WHITEFIELD — Whitefield voters will gather for the annual Town Meeting on Saturday to vote on the 51 warrant articles that include three new ordinances and other items such as a townwide property reevaluation and repairs to a culvert in town.

The proposed $3,796,028 town budget is an increase of 2% over last year’s $3,711,925 budget.

Saturday’s Town Meeting is scheduled to start at 10 a.m. at Whitefield Elementary School on 164 Grand Army Road to vote on warrant articles 3 through 51.

Before the Saturday gathering, the town will host an election on Friday from 4 to 8 p.m. at the Central Fire Station on 24 Townhouse Road to vote for the open positions within the town and on the moderator of Saturday’s event.

Of those positions, all candidates are running unopposed for the town positions — Kathleen Goetzman is running for Regional School Unit 12 board of directors, Glenn Angell is running for planning board and for the two open select board positions, Seth Bolduc and Keith Sanborn are on the ballot.

Goetzman and Bolduc are new candidates — Goetzman moved to Whitefield in 2020 from Columbia, South Carolina, and Bolduc moved to town seven years ago.


Town Administrator Yolanda Violette said most of the proposed increases are standard increases due to inflation and costs that go up each year. Violette said she didn’t know if the tax rate will increase until the Regional School Unit 12 and county budgets are finalized.

The tax rate is currently at $17.89 per $1,000 of property value.

“We haven’t really changed the budget or things within it; it’s just increased with other things increasing,” Violette said.

The largest proposed increase to the budget, article 14 — at 32% — is for administrative benefits and salaries. Violette said it’s part of the standard increases to salaries, insurance, social security and other related areas for the town employees. It went from $164,498 to $218,714.

Three new items on the warrant are articles 28, 29 and 30, which include a $50,000 first-installment payment for a townwide property reevaluation; $30,000 to replace the Joy’s Pond Culvert on Hunts Meadow Road; and $70,000 to pave the parking lot where the salt shed is, respectively.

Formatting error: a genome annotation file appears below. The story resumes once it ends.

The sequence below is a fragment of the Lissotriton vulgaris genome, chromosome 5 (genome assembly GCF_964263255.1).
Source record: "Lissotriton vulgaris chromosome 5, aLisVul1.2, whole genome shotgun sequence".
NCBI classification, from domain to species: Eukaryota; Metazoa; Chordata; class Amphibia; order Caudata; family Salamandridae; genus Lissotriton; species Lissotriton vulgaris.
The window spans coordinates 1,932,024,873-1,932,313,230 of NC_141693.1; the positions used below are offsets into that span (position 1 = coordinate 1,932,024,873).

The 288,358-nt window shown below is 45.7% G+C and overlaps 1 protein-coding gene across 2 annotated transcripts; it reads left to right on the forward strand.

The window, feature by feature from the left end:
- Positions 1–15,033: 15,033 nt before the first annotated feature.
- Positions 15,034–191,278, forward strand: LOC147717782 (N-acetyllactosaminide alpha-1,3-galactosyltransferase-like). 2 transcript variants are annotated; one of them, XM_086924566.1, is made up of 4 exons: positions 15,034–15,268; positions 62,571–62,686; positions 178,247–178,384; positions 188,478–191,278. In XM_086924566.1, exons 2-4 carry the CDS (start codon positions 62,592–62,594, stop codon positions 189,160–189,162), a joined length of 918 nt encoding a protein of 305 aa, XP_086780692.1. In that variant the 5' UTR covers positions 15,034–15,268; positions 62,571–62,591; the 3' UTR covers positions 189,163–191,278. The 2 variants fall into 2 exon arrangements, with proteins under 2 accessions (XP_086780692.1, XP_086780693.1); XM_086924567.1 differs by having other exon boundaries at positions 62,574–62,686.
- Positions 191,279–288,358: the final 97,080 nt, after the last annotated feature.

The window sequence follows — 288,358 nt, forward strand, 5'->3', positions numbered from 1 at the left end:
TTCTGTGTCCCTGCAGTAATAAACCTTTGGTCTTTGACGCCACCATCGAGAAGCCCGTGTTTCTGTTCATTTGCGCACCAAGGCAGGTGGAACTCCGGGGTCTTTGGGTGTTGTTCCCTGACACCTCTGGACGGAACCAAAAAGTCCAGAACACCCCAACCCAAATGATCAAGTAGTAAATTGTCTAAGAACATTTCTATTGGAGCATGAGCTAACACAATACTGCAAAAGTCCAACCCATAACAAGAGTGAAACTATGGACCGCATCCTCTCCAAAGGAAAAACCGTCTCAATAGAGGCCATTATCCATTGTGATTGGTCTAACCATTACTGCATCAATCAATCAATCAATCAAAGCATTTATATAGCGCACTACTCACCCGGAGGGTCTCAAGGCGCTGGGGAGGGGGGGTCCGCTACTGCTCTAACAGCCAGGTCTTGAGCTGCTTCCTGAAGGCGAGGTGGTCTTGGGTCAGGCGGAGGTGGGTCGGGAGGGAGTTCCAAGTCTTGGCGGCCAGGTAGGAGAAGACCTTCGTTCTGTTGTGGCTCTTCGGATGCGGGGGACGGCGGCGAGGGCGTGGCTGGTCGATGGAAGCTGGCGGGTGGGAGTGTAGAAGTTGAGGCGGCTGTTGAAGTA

Operation of the town government, article 15, increased by 2.8% from $110,976 to $114,032 due to the increased costs of office supplies, legal services, audit fees and other office-related expenses.


Article 17 covers the planning board and code enforcement officer. It increased by 28% to include $500 stipends for the planning board members and went from $11,330 to $14,556. The facility maintenance budget, article 18, decreased by 26%, from $53,011 to $38,851.

“Specific projects were completed so we removed some (money) from it this year,” Violette said. “It makes it look like it dropped a lot, but it’s because we removed the projects from last year.”

Operations of the Whitefield Fire Department, article 19, increased by 18% for higher stipends, specifically for the fire chief. The article went from $97,563 last year to a proposed $114,887 this year.

The three ordinances on medical marijuana cultivation facilities, building codes relating to the facilities and an ordnance on solar panels, have to be voted and approved by Whitefield voters in order to go into effect.

The ordinances around the medical marijuana cultivation facilities and the updated building codes are closely related and prepare for the possibility of bringing a marijuana facility to Whitefield, Violette said. The ordinance around the facilities limits the town to having just one such facility and it does not impact residents having the ability to grow up to six plants on their land. Specifically, the building codes were updated and amended to strengthen sections about noise, odor and change in use, Violette said.

And the last ordinance will allow town officials 180 days to draft and research an ordinance around solar energy. If the town is successful in creating an ordinance, it would go on agenda for a public hearing in October, to be voted on at the next election in November. If it’s not accomplished, the select board will have another 180 days to do so to get it on the March ballot for next year’s Town Meeting.

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